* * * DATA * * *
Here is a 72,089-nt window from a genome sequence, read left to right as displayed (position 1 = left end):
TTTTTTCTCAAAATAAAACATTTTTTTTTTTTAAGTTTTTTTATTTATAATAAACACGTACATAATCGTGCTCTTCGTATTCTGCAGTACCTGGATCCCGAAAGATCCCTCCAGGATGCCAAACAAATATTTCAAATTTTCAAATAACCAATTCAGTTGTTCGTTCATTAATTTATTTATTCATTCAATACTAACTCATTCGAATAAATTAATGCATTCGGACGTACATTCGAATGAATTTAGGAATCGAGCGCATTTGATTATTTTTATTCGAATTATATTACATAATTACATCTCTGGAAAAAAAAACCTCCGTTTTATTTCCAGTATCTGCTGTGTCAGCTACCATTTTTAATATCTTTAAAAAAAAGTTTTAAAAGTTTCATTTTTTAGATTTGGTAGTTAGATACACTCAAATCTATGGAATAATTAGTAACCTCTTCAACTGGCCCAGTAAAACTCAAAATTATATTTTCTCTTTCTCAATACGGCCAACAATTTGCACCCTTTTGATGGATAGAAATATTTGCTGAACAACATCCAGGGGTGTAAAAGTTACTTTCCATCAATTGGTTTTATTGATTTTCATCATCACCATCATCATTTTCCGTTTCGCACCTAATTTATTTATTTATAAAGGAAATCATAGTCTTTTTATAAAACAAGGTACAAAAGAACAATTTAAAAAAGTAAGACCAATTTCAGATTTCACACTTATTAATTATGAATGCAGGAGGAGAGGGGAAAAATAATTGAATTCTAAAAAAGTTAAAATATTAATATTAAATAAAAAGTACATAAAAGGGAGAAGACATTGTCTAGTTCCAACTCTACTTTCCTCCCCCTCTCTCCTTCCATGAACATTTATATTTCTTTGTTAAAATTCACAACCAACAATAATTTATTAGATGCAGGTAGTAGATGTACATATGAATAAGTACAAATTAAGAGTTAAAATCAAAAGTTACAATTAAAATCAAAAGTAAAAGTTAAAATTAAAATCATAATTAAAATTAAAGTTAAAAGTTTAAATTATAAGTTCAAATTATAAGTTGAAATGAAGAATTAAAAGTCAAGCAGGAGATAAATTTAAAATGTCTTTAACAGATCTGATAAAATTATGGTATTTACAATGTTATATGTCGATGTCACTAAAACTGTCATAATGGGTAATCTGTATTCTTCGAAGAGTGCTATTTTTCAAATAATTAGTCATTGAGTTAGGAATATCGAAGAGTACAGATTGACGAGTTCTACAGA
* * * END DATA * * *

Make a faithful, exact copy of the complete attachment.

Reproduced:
Here is a 72,089-nt window from a genome sequence, read left to right as displayed (position 1 = left end):
TTTTTTCTCAAAATAAAACATTTTTTTTTTTTAAGTTTTTTTATTTATAATAAACACGTACATAATCGTGCTCTTCGTATTCTGCAGTACCTGGATCCCGAAAGATCCCTCCAGGATGCCAAACAAATATTTCAAATTTTCAAATAACCAATTCAGTTGTTCGTTCATTAATTTATTTATTCATTCAATACTAACTCATTCGAATAAATTAATGCATTCGGACGTACATTCGAATGAATTTAGGAATCGAGCGCATTTGATTATTTTTATTCGAATTATATTACATAATTACATCTCTGGAAAAAAAAACCTCCGTTTTATTTCCAGTATCTGCTGTGTCAGCTACCATTTTTAATATCTTTAAAAAAAAGTTTTAAAAGTTTCATTTTTTAGATTTGGTAGTTAGATACACTCAAATCTATGGAATAATTAGTAACCTCTTCAACTGGCCCAGTAAAACTCAAAATTATATTTTCTCTTTCTCAATACGGCCAACAATTTGCACCCTTTTGATGGATAGAAATATTTGCTGAACAACATCCAGGGGTGTAAAAGTTACTTTCCATCAATTGGTTTTATTGATTTTCATCATCACCATCATCATTTTCCGTTTCGCACCTAATTTATTTATTTATAAAGGAAATCATAGTCTTTTTATAAAACAAGGTACAAAAGAACAATTTAAAAAAGTAAGACCAATTTCAGATTTCACACTTATTAATTATGAATGCAGGAGGAGAGGGGAAAAATAATTGAATTCTAAAAAAGTTAAAATATTAATATTAAATAAAAAGTACATAAAAGGGAGAAGACATTGTCTAGTTCCAACTCTACTTTCCTCCCCCTCTCTCCTTCCATGAACATTTATATTTCTTTGTTAAAATTCACAACCAACAATAATTTATTAGATGCAGGTAGTAGATGTACATATGAATAAGTACAAATTAAGAGTTAAAATCAAAAGTTACAATTAAAATCAAAAGTAAAAGTTAAAATTAAAATCATAATTAAAATTAAAGTTAAAAGTTTAAATTATAAGTTCAAATTATAAGTTGAAATGAAGAATTAAAAGTCAAGCAGGAGATAAATTTAAAATGTCTTTAACAGATCTGATAAAATTATGGTATTTACAATGTTATATGTCGATGTCACTAAAACTGTCATAATGGGTAATCTGTATTCTTCGAAGAGTGCTATTTTTCAAATAATTAGTCATTGAGTTAGGAATATCGAAGAGTACAGATTGACGAGTTCTACAGA